Determining station....

  1. OK, I've searched as I'm sure this thread has been run through the ringer several times - but can't find one.
    Any tips or tricks on determining station? I know that if the head is at the level of the ischial spines it is supposed to be considered 0 station, on the perineum 4, etc. But are you actually digging around and feeling those bones? Can you even feel them on most people? I guess I am not pressing hard enough, because I can't seem to feel bones laterally. Can you use the pubic bone as a guide(I can feel that!), or gauge station by how far in your fingers are to baby's head? SG
  2. Visit enfermeraSG profile page

    About enfermeraSG

    Joined: Jan '04; Posts: 269; Likes: 17


  3. by   htrn
    I've been doing this for 5 years and I still don't know the answer to that question. If a doc comes in a checks a patient right after I do, I always ask what station they are at. That gives me a bit of a guide as to how close my guess is - but it is still just a guess.
  4. by   SmilingBluEyes
    I have a hard time w/this after 9 years in it...and like dilitation determination, it can be subjective among provicers, I have learned.

    I have just come to determine this by feel most of the time. We have so many big people that make it hard to really be perfectly accurate most of the time. Now, Zero is very easy for me---as are +1, +2 and so on---usually. I have a harder time with negative stations....I often what to just chart "too dang high to reach" rofl.......

    Sometimes, I do just chart "high and ballotable", if I can't reach (I have very long fingers) then the baby is very high like -3. Usually if engaged and non-ballotable, the baby is at least at zero station. Beyond that, it just takes a lot of practice and even if you have to, using illustrations from your old OB textbook to help you along. You kind of have to picture the landmark in certain people to do anatomical variations.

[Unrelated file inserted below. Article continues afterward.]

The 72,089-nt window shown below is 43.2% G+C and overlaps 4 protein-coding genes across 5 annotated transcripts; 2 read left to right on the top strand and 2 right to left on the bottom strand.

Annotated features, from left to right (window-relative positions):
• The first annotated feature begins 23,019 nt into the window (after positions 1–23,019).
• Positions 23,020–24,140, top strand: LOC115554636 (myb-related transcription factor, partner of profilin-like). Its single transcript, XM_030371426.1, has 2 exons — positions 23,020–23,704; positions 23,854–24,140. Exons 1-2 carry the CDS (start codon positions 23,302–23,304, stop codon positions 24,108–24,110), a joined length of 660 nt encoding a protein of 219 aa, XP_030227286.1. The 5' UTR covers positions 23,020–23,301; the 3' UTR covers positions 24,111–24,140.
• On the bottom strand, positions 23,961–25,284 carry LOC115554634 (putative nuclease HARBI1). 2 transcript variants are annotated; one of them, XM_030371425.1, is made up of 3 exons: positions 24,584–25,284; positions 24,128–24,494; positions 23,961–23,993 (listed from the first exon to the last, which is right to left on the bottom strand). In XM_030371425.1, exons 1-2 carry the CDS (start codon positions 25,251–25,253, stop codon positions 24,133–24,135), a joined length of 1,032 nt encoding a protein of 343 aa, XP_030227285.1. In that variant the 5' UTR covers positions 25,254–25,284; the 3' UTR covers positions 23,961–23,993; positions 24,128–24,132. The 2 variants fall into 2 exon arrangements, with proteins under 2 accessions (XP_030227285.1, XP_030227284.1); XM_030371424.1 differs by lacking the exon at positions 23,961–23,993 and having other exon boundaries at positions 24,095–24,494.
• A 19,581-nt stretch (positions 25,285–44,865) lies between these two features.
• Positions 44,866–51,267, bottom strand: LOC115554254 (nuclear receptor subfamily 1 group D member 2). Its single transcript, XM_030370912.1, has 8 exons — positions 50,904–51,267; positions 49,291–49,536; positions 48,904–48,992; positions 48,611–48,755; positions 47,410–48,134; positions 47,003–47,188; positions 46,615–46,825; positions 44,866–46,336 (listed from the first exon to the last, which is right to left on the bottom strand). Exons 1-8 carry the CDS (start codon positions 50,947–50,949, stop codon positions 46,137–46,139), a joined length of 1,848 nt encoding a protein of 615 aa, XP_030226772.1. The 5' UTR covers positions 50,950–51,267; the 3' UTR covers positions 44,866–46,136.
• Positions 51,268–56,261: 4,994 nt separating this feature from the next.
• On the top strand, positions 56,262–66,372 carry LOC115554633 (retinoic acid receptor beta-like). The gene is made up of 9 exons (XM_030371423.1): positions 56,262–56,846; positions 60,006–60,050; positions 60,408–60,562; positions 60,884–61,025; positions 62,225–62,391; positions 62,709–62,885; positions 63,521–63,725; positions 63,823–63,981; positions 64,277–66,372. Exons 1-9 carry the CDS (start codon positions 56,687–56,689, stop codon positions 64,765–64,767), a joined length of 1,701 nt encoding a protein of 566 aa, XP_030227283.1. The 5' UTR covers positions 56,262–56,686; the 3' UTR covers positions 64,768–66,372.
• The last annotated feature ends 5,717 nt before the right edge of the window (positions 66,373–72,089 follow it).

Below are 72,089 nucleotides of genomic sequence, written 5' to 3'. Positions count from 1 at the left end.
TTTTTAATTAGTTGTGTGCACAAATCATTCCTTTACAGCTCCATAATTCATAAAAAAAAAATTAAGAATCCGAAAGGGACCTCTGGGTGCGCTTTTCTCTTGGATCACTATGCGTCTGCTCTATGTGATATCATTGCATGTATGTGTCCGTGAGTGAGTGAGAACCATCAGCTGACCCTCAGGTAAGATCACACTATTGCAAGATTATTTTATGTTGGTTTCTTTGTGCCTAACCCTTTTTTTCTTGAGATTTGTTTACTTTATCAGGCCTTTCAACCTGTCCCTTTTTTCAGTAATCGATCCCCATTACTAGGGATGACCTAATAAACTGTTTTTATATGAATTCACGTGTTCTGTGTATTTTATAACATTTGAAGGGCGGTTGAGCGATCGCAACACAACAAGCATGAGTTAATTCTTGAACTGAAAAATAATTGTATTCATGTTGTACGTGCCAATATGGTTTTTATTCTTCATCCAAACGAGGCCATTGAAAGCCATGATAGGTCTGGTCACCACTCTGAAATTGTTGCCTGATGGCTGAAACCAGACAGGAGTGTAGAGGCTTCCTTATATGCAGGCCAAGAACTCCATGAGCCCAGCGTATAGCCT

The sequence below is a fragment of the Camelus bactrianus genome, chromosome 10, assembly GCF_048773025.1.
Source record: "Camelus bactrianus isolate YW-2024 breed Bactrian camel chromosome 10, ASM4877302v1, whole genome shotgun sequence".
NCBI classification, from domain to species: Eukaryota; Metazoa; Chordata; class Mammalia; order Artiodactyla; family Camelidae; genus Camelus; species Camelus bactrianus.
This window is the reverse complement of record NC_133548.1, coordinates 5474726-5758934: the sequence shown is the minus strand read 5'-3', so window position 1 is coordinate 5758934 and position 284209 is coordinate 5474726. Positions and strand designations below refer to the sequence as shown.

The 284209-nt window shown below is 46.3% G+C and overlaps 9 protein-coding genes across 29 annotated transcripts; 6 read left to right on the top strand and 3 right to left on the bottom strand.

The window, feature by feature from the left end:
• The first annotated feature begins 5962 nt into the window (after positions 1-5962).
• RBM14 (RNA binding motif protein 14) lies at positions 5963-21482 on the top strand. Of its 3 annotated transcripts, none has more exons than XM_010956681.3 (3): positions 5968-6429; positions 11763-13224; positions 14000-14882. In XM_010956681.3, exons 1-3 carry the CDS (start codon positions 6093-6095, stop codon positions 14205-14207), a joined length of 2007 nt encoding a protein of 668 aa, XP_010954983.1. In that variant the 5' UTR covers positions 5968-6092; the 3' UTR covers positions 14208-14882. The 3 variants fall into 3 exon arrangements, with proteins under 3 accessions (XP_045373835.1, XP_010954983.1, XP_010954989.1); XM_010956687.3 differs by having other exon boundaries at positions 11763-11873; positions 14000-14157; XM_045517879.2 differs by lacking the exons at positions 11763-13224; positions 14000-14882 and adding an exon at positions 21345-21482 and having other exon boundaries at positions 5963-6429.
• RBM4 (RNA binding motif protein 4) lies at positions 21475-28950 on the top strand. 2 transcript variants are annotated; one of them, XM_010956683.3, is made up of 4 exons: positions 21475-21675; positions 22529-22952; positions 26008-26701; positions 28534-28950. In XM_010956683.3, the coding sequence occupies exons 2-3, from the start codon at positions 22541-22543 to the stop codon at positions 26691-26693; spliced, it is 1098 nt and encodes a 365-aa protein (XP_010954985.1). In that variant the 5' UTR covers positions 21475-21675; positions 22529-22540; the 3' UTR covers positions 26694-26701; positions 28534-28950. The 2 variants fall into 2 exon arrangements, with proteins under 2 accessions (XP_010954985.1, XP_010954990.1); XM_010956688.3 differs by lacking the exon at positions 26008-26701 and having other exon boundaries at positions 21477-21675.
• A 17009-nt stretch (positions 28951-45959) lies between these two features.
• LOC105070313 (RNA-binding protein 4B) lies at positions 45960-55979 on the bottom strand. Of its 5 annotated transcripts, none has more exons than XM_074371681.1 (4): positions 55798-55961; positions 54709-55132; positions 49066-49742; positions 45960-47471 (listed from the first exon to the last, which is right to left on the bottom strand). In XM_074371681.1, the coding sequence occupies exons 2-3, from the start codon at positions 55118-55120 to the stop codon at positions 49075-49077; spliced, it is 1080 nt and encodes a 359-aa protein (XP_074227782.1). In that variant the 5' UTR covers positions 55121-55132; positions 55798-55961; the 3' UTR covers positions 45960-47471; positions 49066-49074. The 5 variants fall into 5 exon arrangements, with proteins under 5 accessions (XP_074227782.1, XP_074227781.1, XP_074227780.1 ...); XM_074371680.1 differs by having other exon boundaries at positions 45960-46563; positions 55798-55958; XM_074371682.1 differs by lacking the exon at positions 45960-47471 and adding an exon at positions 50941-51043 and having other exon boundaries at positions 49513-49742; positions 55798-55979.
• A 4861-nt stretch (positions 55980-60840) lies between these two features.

Does this make any sense at all?
    Last edit by SmilingBluEyes on Oct 26, '06
  5. by   ragingmomster
    This is something I was never taught either, and with only 18 months experience (has it been that long?), I still ask whoever else has checked the pt before I declare myself.

    My best guess for higher than 0 is if I can fit my fingers between the ischial spines and the baby's presenting part but only just, I say -1. Too high to reach = "tonsils".

    Continuing with SVE's - am I the only one who has trouble with determining position as far as OP, OA, acynclitic? Especially on a pt who is intact?

    And one more question before I go off to bed. Has anyone seen or used a (please pardon the crudeness) "crotch box" for practicing SVE's?

    sorry had to edit an expletive for TOS compliance...
    Last edit by SmilingBluEyes on Oct 27, '06
  6. by   flytern
    Yes, where I work we have a "crotch box". It's pretty useless if you ask me. I've been doing OB for almost 20 years now and when I took a new job 8 years ago, during orientation they brought this big, plastic, smelly thing out to make me perform vag exams on. I'm sorry, I've never felt anyones
    cervix that remotely felt like that box!

    Also, I agree, station is really a subjective thing. Does it really matter if the patient is -3 or -2? Just like dilitation, my 3cm could be your 4cm. Who cares? I always tell the new RN's it's important to know the difference between 5cm and complete, -3 and +3! And if you're checking pretermers
    it doesn't hurt to get a second opinion if you're not sure
  7. by   enfermeraSG
    Thanks for the input! I am still wondering if you gals are actually able to feel the ischial spines? Maybe I should press more firmly. I have no problem feeling the pubic bone however, so I think I'll pull out the old A&P book and refresh the image of a pelvis in my mind like smilingblueeyes mentioned. Thanks! SG
  8. by   babynrsrn
    I agree station is very hard to determine. I've been doing this for almost 4 years and while dilitation is and effacement is fairly easy for me I still use the old way too high, still pretty high, rupturable, and low as my stations
  9. by   NurseNora
    It causes some extra discomfort for the patient to feel for the ischial spines, so I only do it when I really need to know the actual station without a doubt. Usually I estimate it by how far I have to reach to get to the head.

    Practice on patients with working epidurals to feel the spines and remember that they are not located at 3 and 9 o'clock, but at 4 and 8. They are very prominant on some women and very blunt on other women. Like everything else, it comes with practice.